I am familiar with needing to write my own control systems, I did so for my solar hot water, and heating system. That isn't really my concern here, I don't think you have the physical controls necessary to correct a problem condition. For example, in my design, if the water in the collector, approaches the freezing point of the glycol mix, I run the pump to move heat from the tank to the collectors (and sound an alarm). This is just an example of correct design in a control system. However, if the heat in the tank is exhausted, either the tank or the collectors are going to freeze. I have no further automated way of averting the problem. Good design needs to acknowledge and understand the limits of the system. Emergency manual intervention must occur at this point, but I have a way of doing that, adding hotter water to the tank. I want to know your plan, controlled or manual, for the condition where your storage is colder than the dewpoint of your warming air.

I'll have to instrument and log data from the water system to establish ground truth on a realistic energy flux from collectors. Then I'll do the detailed computer simulations to evaluate probable designs. Then I'll build it and see. If at any point the obstacles to making this work become less desirable than some other system, then something else will move ahead of it in the priority list.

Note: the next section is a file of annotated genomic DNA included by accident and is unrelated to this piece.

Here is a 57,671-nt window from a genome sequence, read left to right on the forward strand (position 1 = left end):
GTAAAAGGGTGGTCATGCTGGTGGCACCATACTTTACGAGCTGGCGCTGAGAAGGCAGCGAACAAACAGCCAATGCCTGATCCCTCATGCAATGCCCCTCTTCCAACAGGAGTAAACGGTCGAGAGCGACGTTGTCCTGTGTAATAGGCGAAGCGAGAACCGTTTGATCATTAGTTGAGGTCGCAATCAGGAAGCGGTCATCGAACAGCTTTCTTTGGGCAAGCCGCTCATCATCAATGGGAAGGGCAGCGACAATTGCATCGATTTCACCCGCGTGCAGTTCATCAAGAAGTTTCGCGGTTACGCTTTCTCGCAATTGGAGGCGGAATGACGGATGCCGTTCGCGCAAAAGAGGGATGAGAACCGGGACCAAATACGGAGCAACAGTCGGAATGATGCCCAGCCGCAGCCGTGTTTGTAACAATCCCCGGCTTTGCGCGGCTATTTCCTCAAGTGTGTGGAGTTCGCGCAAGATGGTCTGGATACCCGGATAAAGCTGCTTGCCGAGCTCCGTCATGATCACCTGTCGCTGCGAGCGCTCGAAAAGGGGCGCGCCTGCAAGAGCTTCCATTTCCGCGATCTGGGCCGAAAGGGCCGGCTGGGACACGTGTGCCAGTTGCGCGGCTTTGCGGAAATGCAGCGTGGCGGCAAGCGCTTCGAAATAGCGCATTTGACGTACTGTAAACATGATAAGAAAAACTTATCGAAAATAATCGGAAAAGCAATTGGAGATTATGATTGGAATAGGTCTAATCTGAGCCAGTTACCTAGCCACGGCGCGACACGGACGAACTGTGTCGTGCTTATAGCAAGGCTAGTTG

Which brings me back to my original point. Why an air-to-rock system instead of an easier water-to-rock system? Especially when you already have a water system. Why add in another system using air?


Thermal charging (daytime) will be a closed loop. Air will be drawn from the bed bottom, run through heat collectors where it is heated, then put back into the bed top-down. Hot air temperature might need to be controlled by fan speed (slower movement means hotter air). So, air comes out the bottom, through heating, back in the top. At no time will it condense water.